Dry conditions are expected to continue for the next three months.
Much of Australia's southeast is struggling but the state government said 100pc of New South Wales' more than 800,000 square kilometres was in drought.
With no feed, farmers have been forced to ship in grain or hay from other parts of the country to keep sheep and cattle alive, spending thousands of extra dollars a week just to stay afloat.
"Anybody on the land that will make a phone call to the Department of Environment can get permission to shoot nearly whatever they want and it's unaudited and unchecked and that's our concern - animal welfare", Mr Borda said.
State and federal governments are providing financial help, but not enough for many farmers.
"Many farmers are taking livestock off their paddocks, only to then see kangaroos move in a take whatever is left", Blair said.
In a joint statement, Prime Minister Malcolm Turnbull and the Minister for Agriculture David Littleproud, said: "We will stand with Australia's farming families every step of the way as they cope with this devastating drought: listening, caring, responding and delivering".
The US will subsidise farmers and buy unsold crops, among other measures; farmers growing soybeans, sorghum and wheat will get the most aid. Young farmers under 35 are especially vulnerable to stress and negative effects of droughts, researchers at the University of Newcastle said in a recent study. Eligible households will able to apply for two payments of A$12,000 ($9,000) to help them get through the drought.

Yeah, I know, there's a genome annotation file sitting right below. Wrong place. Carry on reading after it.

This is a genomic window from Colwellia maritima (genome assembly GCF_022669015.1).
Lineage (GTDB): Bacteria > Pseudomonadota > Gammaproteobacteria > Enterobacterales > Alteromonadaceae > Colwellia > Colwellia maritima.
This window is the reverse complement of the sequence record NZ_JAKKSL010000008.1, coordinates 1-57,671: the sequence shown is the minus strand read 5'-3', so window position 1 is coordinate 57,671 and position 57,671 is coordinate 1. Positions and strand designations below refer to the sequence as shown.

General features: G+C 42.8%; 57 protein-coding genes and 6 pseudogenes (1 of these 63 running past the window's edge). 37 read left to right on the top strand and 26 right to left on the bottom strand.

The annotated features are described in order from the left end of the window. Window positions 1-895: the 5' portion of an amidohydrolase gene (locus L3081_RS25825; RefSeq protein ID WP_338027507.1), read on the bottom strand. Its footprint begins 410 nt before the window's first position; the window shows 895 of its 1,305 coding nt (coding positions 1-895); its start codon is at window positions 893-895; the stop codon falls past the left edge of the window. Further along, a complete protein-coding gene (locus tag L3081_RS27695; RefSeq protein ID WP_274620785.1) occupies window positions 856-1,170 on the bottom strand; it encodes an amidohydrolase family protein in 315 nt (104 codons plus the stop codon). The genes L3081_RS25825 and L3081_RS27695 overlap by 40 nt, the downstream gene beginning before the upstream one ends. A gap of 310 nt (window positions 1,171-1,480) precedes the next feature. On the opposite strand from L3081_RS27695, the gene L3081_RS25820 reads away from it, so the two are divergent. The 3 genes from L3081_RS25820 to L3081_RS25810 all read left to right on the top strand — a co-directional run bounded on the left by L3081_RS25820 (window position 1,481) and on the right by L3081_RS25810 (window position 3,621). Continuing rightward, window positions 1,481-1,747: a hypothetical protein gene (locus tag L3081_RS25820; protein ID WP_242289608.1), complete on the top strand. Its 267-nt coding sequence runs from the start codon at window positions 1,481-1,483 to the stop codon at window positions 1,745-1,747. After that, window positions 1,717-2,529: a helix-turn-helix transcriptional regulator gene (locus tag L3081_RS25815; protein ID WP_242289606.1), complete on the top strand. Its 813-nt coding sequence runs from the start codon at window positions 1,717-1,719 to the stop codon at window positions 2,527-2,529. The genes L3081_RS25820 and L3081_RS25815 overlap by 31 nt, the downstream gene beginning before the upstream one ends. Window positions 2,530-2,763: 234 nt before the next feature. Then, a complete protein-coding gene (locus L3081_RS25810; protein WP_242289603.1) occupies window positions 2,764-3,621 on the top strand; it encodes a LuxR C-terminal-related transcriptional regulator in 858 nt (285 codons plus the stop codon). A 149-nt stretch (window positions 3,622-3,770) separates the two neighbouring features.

NSW Farmers' Association president James Jackson welcomed the government measures, but cautioned it was vital to ensure ongoing support, particularly to address mental health.
He says over that time the climate has certainly changed with winter and spring rainfall becoming less reliable.
Heatwaves swept across Europe in July, leaving some farmers suffering drought conditions.
Countries worldwide are dealing with their own climate catastrophes.
Global average temperatures are around 1°C higher than in the pre-industrial age, and rising at 0.17°C per decade, scientists say.